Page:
You only need to set it up once. You do not have to type it on each page.

A basic word tip is know how to set up a header. However, a single header is easy to set up.

But having just having one header is often not what you want.

Your document usually has several sections (or chapters or parts) and you may want a different header for each section.

You probably will not want a header on your title page. But you may want to put a header on your Table of Contents page. And then you may want a different header for the first section of your paper. And a different header for the next section. And so on.............

This is easy enough to do when using Word for academic writing.

Word Tip No 1 - Click (or touch) headers in Word to learn how to insert headers, including different headers in different parts of the document.


Footers

A footer is the text and/or graphics that appear at the bottom of each page of your document. A piece of academic writing may have footers, often with just the page number.

Example of different footers within a word documentWord Tip - know how to create different footers in the same Word document

But it may contain other information such as the author, the date written or accessed or printed, copyright notices and version control information.

Why have footers (apart from following standards and making your writing look good)?

Footers quickly tell the reader important information about the document.

The reader can quickly glance at the bottom and see who the author is, or when it was written.

The copyright notice (if relevant) in the footer provides legal protection for the writer (or for the university or college).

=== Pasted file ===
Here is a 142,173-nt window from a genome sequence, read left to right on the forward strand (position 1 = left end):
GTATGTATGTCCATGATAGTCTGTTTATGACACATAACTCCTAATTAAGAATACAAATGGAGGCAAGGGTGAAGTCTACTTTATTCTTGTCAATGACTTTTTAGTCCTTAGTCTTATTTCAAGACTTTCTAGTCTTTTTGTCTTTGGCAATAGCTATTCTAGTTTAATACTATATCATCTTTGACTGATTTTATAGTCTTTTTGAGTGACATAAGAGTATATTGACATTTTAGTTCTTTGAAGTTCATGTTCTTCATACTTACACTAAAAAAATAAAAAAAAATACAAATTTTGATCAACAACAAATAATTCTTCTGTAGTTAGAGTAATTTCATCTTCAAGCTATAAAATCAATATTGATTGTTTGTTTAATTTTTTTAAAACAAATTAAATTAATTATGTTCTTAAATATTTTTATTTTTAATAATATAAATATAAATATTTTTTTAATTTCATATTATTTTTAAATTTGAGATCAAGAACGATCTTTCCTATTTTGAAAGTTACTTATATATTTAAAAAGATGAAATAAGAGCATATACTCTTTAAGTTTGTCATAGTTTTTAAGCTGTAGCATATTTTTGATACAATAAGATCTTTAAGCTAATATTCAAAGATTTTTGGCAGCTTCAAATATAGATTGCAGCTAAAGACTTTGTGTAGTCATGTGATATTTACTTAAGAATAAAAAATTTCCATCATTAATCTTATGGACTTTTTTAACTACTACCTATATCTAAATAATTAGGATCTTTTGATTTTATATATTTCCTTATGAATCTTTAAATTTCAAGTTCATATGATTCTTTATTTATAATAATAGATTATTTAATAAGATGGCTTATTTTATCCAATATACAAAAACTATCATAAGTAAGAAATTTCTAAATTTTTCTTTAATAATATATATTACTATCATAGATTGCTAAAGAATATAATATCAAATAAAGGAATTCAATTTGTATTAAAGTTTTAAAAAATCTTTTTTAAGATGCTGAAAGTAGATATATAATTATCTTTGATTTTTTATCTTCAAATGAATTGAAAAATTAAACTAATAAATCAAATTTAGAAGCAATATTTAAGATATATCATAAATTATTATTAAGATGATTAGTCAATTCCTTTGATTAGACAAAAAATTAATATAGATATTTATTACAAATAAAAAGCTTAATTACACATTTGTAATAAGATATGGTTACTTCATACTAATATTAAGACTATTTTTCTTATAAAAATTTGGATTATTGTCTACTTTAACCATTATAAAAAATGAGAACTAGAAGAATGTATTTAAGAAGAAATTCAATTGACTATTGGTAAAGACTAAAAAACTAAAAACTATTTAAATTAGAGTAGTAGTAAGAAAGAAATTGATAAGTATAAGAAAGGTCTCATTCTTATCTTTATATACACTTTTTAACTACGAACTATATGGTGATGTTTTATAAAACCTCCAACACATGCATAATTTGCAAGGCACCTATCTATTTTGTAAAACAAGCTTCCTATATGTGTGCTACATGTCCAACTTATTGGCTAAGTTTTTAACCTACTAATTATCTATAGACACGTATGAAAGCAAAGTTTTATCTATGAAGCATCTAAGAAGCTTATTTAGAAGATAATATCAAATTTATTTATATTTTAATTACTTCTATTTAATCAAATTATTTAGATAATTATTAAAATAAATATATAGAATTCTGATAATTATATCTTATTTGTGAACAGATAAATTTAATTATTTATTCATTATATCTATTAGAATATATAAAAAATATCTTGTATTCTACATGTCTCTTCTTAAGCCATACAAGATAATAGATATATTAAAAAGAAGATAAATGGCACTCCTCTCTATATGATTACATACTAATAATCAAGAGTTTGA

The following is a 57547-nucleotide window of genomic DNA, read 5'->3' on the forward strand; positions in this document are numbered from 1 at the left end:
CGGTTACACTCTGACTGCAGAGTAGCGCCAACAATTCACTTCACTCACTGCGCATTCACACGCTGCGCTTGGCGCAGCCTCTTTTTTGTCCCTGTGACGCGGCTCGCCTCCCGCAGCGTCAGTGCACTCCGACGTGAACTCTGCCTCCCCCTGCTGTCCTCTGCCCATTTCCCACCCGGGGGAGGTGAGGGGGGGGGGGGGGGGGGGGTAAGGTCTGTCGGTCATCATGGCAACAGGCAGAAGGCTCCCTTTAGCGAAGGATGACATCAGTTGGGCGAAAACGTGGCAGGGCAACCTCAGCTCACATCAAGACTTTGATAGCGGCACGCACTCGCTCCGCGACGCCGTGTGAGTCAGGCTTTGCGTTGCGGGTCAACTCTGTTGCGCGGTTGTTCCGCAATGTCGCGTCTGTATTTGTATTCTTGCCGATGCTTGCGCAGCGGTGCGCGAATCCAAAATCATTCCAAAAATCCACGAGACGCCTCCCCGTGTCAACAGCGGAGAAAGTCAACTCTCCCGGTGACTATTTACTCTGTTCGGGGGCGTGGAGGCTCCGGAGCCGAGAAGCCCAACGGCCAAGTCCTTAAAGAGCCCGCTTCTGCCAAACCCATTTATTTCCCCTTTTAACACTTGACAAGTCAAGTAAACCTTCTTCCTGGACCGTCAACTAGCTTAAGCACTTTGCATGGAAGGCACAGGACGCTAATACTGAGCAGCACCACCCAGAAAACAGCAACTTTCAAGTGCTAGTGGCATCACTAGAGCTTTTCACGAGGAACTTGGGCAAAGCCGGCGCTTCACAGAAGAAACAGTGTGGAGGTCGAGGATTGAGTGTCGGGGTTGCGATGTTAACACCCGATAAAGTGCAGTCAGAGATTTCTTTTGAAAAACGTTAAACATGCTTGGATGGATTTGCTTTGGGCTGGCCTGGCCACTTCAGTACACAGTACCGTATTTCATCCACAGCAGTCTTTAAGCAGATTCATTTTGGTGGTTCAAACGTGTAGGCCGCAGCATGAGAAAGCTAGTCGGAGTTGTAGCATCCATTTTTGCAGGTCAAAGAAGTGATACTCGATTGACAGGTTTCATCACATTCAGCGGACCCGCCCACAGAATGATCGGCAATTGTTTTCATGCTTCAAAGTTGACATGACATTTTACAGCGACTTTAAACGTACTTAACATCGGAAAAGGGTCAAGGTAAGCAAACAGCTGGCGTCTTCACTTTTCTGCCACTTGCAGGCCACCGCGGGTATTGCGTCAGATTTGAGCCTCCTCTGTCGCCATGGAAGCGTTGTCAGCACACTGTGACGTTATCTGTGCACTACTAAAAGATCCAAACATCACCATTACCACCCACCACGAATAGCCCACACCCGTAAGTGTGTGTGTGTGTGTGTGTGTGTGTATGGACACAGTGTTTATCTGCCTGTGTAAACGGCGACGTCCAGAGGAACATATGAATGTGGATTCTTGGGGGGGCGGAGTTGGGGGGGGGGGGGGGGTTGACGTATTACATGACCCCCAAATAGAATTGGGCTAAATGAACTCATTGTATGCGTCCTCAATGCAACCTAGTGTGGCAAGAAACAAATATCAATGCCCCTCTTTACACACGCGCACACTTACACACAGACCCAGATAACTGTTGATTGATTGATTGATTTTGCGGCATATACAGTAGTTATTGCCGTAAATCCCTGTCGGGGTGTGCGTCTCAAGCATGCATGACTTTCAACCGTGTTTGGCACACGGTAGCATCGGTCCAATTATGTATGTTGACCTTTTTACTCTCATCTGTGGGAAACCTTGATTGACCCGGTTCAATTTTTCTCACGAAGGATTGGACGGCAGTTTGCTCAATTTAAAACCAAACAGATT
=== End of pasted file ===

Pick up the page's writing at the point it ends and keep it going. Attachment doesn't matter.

And page numbers sometimes appear in the footer.

You only need to set up the footer once. You do not have to type it on each page.

A single footer is easy to set up. A footer will not change as much as a header in a document, but it still may change.

Maybe you will not want a footer on your title page or on your table of contents page. When using Word for academic writing, setting up different footers is easy enough to do.

Word Tip No 2 - cliclk (or touch) footers in Word to learn how to insert footers, including different footers in different parts of the document.


Page Numbers

Setting up page numbers is fairly easy when using Word for academic writing.

If you are only interested in how to insert page numbers, go to page numbers in word.

If you would like a deeper understanding of page numbers (what, where, why, when), then read on. I find people are more likely to put page numbers in when they understand the reasons why.